Forestry was the chief economic activity in Belize during the colonial period and cane sugar quickly replaced timber as the main export as the world market declined. Industries such as citrus, bananas, seafood, and apparel diversified the export market in the late 20th century.
The agricultural sector suffered from damage caused by hurricanes that struck Belize in late 2007 and late 2010 and heavy flooding in mid-June and October of 2008. The farmed shrimp industry, a chief export earner until 2005, continues to decline. Belize was adversely impacted by the global downturn in 2009, but the economy recovered modestly in 2010. Services and commerce have become increasingly more important to the growth of GDP. However, Belize's economic performance is highly susceptible to external market changes.
Tourism is Belize’s number one foreign exchange earner, followed by exports of crude oil, marine products, citrus, sugar, and bananas. Because of the uncertain future of these traditional exports, efforts are being made toward agricultural diversification. Agriculture currently provides some 71% of the country's total foreign exchange earnings and employs approximately 29% of the total labor force.
Trade Relations with Mexico
Mexico has been one of Belize’s long-standing trading partners. Informal trade has taken place between the people of both countries since pre-colonial times and has continued uninterrupted to the present day.
Mexico’s strategic geographical position on the continent has also made it important for Belize’s trade relations with the United States, Belize’s biggest trading partner.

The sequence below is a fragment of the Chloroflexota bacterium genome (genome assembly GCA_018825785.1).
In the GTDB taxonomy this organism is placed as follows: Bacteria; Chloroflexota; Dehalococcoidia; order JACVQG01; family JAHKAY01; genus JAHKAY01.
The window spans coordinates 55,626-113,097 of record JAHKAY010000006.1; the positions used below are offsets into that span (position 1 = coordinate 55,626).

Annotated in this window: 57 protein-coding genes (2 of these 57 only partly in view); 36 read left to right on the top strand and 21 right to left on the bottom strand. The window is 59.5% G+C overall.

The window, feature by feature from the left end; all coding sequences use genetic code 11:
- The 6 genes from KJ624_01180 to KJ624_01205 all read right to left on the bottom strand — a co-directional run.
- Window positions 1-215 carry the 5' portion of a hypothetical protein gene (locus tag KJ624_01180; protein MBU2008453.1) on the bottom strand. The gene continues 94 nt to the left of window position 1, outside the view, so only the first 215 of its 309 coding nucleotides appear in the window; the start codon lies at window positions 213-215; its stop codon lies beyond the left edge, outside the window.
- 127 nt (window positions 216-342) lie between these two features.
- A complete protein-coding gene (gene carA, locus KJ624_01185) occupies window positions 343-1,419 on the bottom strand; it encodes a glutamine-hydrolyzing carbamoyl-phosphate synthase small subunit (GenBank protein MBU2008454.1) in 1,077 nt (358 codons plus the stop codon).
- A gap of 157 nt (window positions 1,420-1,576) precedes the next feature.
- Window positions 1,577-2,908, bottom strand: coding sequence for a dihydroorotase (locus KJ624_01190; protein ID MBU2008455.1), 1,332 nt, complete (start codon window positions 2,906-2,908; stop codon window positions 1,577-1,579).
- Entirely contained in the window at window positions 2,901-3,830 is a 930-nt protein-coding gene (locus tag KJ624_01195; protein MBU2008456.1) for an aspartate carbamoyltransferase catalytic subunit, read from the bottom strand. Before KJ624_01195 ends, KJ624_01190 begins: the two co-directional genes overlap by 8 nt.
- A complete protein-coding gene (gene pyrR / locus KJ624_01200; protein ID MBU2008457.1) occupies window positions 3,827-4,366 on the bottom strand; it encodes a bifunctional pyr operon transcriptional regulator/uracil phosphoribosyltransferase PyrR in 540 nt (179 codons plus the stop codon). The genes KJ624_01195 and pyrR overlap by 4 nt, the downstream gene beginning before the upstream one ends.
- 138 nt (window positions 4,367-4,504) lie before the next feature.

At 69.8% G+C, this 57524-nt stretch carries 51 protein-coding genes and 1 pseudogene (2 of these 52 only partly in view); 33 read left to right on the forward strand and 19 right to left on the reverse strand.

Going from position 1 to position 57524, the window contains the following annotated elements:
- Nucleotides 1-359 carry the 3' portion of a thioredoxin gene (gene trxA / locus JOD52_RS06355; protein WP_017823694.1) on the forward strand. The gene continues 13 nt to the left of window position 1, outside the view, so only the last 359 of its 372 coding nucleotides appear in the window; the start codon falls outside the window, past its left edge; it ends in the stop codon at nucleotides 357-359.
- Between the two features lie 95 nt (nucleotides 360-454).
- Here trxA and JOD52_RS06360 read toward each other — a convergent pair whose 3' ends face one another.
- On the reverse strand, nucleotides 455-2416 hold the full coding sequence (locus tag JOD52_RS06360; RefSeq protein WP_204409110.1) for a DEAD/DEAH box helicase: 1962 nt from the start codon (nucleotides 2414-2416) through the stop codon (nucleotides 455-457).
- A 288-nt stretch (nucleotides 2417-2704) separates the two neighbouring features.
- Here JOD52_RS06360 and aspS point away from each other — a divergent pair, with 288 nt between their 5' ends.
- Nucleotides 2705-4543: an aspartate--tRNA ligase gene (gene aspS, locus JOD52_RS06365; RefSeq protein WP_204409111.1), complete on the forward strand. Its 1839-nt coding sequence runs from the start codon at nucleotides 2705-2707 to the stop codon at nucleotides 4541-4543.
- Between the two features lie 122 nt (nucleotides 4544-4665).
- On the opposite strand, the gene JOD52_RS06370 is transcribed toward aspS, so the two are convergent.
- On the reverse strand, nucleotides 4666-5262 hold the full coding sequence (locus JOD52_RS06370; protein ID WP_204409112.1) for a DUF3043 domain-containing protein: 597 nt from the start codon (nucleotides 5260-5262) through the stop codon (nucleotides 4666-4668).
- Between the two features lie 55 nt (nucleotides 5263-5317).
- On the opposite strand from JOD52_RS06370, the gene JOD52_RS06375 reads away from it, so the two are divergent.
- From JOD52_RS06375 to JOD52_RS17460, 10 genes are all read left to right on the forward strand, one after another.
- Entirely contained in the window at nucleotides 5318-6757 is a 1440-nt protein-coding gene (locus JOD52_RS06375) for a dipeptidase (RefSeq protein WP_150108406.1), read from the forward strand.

During the 2010 Belize – Mexico Mixed Commission it was agreed that Belize would enter into negotiations with Mexico for a Partial Scope Agreement (the same concept as a free trade agreement, but on specific goods and services). Preparations have begun on formulating the list of goods which will enjoy preferential trade tariffs.
Mexico - Belizean Relations
Belize and Mexico, as two countries that share a common border, have traditionally enjoyed warm and cordial relations since Belize’s independence on the 21st of September, 1981.
Bilateral relations between Belize and Mexico consist of a wide variety of sectors ranging from trade, commerce and investment to political consultations at the highest levels of government.
In 2010 Prime Minister Dean Barrow made an official visit to Mexico and met with President Felipe Calderon to demonstrate Belize’s commitment to further strengthening ties with Mexico and cooperation activities of mutual interest.
Through a formal mechanism known as the “Mixed Commission”, Belize and Mexico have conducted joint projects in areas of environment, infrastructure, trade, culture, education, transport, tourism, security and health.
The Belize – Guatemala Territorial Differendum
The territorial dispute between the two countries dates back to colonial times when what is now Belize was initially claimed by Spain but was never settled or administered by them, which left the area open to British settlement.
Despite the signature and ratification of a border delimitation treaty in 1859 between Guatemala and the United Kingdom and the reaffirmation of the treaty terms in 1931, Guatemala now claims more than half of Belize’s territory and almost all its islands and maritime spaces based on a claim it believes it inherited from Spain. Belize rejects the Guatemalan claim in its entirety.
On 27th April, 2012 after a meeting between government officials of Belize and Guatemala it was announced that both countries have agreed on 6th October, 2013 as the date on which to hold simultaneous referenda in each country. The question, which will be the same in both countries, will be whether they agree to take the unresolved territorial dispute to the International Court of Justice (ICJ). If both countries agree the matter will be put before the International Court of Justice for a decision as to the location of the border between the two countries.
For more on the Belize – Guatemala Territorial Differendum: